Four sub-environments were defined by integration of ichnologic, taphonomic and sedimentologic analyses: foreshore (Macaronichnus and Arenicolites-Skolithos ichnofabrics); shoreface (Psammichnites, Arenicolites-Skolithos, Cylindrichnus-Skolithos, associated to T1 and T2); storm-dominated shoreface to transitional offshore (Cylindrichnus-Skolithos, Zoophycos and Rhizocorallium-Palaeophycus ichnofabrics associated to T1 and T3); and offshore (Chondrites and Zoophycos ichnofabrics associated to T3). The dominance of foreshore to shoreface settings in HST of the Pragian to Emsian strata in northern basin corroborates a shallower context in relation to the south part. Similarities in the facies and ichnofacies stacking, as well in the macrofossil content, suggest that the division between two sub-basins was not complete during late Pragian to early Emsian. Additional studies are needed to evaluate the stratigraphic distribution of the macrofossils in middle Devonian strata in the northern Paraná Basin, as well the existence of two sub-basins during this time.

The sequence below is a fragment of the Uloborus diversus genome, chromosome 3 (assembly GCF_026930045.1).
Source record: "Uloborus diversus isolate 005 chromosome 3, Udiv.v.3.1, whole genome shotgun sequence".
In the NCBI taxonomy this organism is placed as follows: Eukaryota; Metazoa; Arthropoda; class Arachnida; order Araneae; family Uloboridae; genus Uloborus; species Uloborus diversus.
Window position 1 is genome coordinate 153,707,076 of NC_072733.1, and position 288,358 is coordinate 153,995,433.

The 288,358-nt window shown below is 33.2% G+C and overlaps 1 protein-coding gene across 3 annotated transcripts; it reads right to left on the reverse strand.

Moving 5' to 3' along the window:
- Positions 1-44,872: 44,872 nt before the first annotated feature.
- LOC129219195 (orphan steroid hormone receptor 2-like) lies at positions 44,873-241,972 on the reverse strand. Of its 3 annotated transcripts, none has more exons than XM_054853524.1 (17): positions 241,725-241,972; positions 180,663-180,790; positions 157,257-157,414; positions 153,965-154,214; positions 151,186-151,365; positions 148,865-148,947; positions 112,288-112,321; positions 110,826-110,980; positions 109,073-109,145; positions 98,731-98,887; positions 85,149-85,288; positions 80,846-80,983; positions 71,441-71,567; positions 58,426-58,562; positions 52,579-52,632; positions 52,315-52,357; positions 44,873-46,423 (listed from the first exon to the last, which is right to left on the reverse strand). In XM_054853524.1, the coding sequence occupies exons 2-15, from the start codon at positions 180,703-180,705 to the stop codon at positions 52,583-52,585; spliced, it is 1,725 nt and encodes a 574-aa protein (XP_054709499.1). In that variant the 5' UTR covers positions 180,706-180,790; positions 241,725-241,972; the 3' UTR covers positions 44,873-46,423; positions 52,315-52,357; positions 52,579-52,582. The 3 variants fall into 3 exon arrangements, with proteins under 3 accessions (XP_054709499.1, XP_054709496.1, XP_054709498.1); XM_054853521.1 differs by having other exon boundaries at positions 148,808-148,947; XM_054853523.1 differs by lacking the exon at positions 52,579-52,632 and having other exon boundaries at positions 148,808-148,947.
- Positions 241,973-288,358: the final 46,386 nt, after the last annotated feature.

ACKNOWLEDGEMENTS

DS thanks Henrique Parisi Kern, Rodrigo Scalise Horodyski, Jorge Villegas-Martín, Samuel Henrique Noll, Tiago Girelli, and Mateus Vargas for the valuable suggestions. This study was financed in part by the Coordenação de Aperfeiçoamento de Pessoal de Nível Superior (CAPES), through Finance Code 001; by Programa de Suporte à Pós-Graduação de Instituições de Ensino Particulares (Prosup)/Instituições Comunitárias de Educação Superior (Prosuc) 88887.154071/2017-00 and CSF-PVE-S Program 88887.129752/2016-00. This research was also supported by National Council for Scientific and Technological Development (CNPq), under the number 474952/2013-4.

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SUPPLEMENTARY DATA

Supplementary data associated with this article can be found in the online version: Suplementary Table A1.

1Manuscript ID: 20180021

Received: March 02, 2018; Accepted: September 26, 2018

*Corresponding author.